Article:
By Marius Zaharia and Donny Kwok
HONGKONG (Reuters) – Anti-government protesters holed up in a Hong Kong university were frantically searching for escape routes on Tuesday after more than two days of clashes with police and dramatic breakouts by rope and motorcycle.
About 100 protesters were trapped in the Polytechnic University a day after students, some tired and fearful of police storming the campus, tried again and again to flee, only to be beaten back by police firing rubber bullets, water cannon and tear gas.
Some 280 injured were taken to hospital on Tuesday, the Hospital Authority said.
“I just want to leave. I feel very tired,” said Thomas, 20, a student at another university who has been on the campus since the siege began. “I didn’t throw Molotovs. I was here to support the protest. I don’t see anything wrong with it so I wanted to support the students.”
He then walked slowly, with about 10 others, towards the police who bodysearched and arrested him. He had the phone numbers of lawyers written on his right forearm.
Police have made about 1,100 arrests in the past 24 hours on charges including rioting and possession of offensive weapons, they said. The total since June is more than 5,000.
Hong Kong leader Carrie Lam said she hoped the standoff could be resolved and she had told police to handle it humanely.
Lam spoke shortly after the Chinese-ruled city’s new police chief urged the support of all citizens to end more than five months of unrest triggered by fears that China’s central government is stifling the former British colony’s special autonomy and freedoms, including its independent judiciary.
Hundreds of them fled from the university or surrendered overnight and on Monday amid running battles on nearby streets where protesters threw petrol bombs and rocks at police.
Some made it out by rope and motorcycle.
“Some rioters were seen escaping by abseiling off a footbridge to getaway vehicles below,” police said in a statement. “Our officers gave chase and were able to interrupt 37 of them including the drivers.”
About a dozen tried and failed to flee through the university’s sewers. A Reuters witness saw them lower themselves into a tunnel wearing gas masks and plastic sheets, but the tunnel was too narrow.
Six protesters, led by a male in full black body armour wielding a hammer, probed one of the exits on Tuesday, before deciding there were too many police around.
“We will keep trying,” one of the group, dressed all in black, said without giving his name. “It’s better than staying here.”
On the sprawling campus in the Kowloon district, despair prevailed amid the shriek of fire alarms.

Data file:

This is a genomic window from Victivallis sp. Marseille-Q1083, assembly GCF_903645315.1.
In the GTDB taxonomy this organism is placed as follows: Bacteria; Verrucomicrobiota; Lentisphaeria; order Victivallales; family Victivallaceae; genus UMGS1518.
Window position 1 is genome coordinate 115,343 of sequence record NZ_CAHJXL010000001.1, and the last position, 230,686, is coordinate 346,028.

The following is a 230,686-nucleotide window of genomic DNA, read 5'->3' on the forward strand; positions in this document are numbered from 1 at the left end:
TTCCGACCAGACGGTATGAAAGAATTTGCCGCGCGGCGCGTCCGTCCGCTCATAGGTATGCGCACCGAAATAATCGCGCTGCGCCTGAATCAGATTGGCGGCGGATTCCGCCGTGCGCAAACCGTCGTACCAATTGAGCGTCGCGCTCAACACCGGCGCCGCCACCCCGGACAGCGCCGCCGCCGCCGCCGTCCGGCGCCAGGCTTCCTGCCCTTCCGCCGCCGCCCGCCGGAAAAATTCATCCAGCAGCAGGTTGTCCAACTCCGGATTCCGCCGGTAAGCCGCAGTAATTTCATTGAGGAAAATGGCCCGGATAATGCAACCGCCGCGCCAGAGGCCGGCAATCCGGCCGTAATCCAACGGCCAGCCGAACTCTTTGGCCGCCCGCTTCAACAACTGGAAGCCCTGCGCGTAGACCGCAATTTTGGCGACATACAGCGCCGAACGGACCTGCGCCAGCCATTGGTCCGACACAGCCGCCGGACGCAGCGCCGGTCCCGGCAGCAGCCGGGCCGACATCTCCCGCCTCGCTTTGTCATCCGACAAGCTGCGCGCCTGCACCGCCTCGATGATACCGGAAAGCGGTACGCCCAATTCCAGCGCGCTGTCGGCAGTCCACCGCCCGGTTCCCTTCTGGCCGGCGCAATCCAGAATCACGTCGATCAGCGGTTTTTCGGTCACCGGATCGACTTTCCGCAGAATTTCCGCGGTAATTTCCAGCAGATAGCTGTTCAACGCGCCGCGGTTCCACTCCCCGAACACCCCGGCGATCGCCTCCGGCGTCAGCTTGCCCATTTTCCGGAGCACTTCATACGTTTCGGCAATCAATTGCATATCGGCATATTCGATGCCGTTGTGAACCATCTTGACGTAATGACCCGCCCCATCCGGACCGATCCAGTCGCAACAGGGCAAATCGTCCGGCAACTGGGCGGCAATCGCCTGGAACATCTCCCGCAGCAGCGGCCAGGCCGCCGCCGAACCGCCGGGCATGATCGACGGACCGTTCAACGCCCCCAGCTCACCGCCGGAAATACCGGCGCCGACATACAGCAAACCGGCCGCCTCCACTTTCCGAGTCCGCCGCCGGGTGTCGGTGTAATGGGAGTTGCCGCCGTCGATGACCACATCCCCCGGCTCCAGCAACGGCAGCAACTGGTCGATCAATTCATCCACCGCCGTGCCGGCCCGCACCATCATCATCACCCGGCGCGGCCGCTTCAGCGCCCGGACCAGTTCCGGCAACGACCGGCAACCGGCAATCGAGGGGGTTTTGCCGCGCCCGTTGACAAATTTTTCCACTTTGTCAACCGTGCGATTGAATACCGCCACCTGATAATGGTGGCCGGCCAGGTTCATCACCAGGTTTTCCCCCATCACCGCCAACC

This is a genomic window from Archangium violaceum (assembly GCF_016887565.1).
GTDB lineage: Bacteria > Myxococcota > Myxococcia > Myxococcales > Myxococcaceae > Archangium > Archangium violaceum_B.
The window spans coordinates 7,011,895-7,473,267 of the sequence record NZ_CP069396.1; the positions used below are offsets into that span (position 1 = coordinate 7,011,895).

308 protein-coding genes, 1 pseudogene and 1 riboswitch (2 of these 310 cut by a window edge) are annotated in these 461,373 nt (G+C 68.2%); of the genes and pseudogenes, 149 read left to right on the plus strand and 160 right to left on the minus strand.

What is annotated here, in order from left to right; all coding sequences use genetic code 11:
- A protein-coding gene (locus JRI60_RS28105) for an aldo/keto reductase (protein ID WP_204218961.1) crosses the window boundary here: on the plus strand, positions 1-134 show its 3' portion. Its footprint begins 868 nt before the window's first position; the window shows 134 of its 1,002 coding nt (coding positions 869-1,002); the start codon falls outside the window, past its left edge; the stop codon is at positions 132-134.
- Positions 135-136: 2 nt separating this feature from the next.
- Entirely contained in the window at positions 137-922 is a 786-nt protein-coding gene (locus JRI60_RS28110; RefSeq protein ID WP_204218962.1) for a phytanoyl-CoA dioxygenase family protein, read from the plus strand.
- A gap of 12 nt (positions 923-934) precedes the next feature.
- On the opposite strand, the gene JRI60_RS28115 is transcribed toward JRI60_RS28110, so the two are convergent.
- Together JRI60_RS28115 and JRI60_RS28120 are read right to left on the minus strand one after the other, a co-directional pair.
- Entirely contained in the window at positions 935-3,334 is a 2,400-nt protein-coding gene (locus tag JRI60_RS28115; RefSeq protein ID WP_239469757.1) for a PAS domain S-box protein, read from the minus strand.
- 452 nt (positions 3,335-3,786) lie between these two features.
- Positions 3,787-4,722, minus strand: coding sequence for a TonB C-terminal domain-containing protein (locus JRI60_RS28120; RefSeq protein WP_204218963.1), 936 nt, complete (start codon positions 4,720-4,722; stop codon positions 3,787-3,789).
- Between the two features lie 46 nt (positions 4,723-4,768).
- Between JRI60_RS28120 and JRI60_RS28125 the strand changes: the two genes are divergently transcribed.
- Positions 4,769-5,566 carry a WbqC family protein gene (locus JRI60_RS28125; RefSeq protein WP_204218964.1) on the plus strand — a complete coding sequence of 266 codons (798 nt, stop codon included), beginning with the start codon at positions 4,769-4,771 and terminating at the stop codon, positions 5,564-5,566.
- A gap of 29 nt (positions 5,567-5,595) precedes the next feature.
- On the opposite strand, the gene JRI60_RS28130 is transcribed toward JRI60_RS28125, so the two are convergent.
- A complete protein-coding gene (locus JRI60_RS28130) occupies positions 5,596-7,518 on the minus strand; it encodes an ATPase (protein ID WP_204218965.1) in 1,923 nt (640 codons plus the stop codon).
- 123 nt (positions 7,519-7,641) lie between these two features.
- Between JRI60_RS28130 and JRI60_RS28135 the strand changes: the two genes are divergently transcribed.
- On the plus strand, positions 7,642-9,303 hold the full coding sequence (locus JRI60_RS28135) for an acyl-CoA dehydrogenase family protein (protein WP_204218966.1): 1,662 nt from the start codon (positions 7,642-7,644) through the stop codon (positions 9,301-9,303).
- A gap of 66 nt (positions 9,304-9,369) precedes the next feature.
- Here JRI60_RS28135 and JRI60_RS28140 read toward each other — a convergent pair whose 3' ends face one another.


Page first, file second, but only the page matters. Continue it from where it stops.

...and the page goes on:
“I feel I’m in trouble,” said a 22-year-old who gave his name as Marcus, sitting with two friends in the canteen at a table piled with dirty dishes and plastic cups.
“We keep trying to think how to escape, but every time we pick a spot we see many police nearby,” Marcus said.
“But if we give up, we’re finished.”
In the campus central square, a giant “SOS” call for help was spelled out in pink, blue and yellow bath towels.
The university is the last of five that protesters occupied to use as bases from which to disrupt the city, blocking the Cross-Harbour Tunnel outside and other main roads.
In what many will see as an illustration of Beijing’s tightening grip, China’s legislature questioned the legality of a Monday Hong Kong court ruling that a ban on face masks worn by protesters was unlawful.
The National People’s Congress (NPC) said Hong Kong courts had no power to rule on the constitutionality of city legislation, the official Xinhua news agency reported.
Lam said her government was very much on the “reactive side” in dealing with the protests but she did not rule out more violence even as she urged peace. Lam said she had been shocked that campuses had been turned into “weapons factories”.
Lam said 600 protesters had left the campus, including 200 below the age of 18.
Many protesters say they fear more bloodshed in a standoff that has seen some of the most intense violence in the worst crisis since Hong Kong’s return from British to Chinese rule in 1997.
The U.N. human rights office said some demonstrators’ resorting to extreme violence, including against police, was “deeply regrettable and cannot be condoned”.
One woman said her son was inside the campus with his girlfriend and they would come out but for the fear of facing charges of rioting, which can carry a 10-year sentence.
“I know the young people see there are many unrighteous things in society, they want to do something to change it,” said the woman, who gave her name as Chan, 50.
“But as parents, we only have one wish. We only want all of them to come home safely.”
Protesters were initially angered by a now-withdrawn bill that could have sent people to mainland China for trial. Their campaign has broadened into calls for full democracy and an end to what many see as meddling by Beijing in China’s freest city.
China says it is committed to the “one country, two systems” formula, under which Hong Kong returned to Chinese rule, and has accused foreign countries of inciting trouble.
The unrest poses the gravest popular challenge to Chinese President Xi Jinping since he came to power in 2012.
(Reporting by Twinnie Siu, Donny Kwok, Clare Jim, Greg Torode, Sharon Tam, Jessie Pang, James Pomfret, Adnan Abidi, Nick Macfie and David Lague, Stephanie Nebehay in Geneva; Writing by Farah Master, Tony Munroe and Nick Macfie; Editing by Giles Elgood)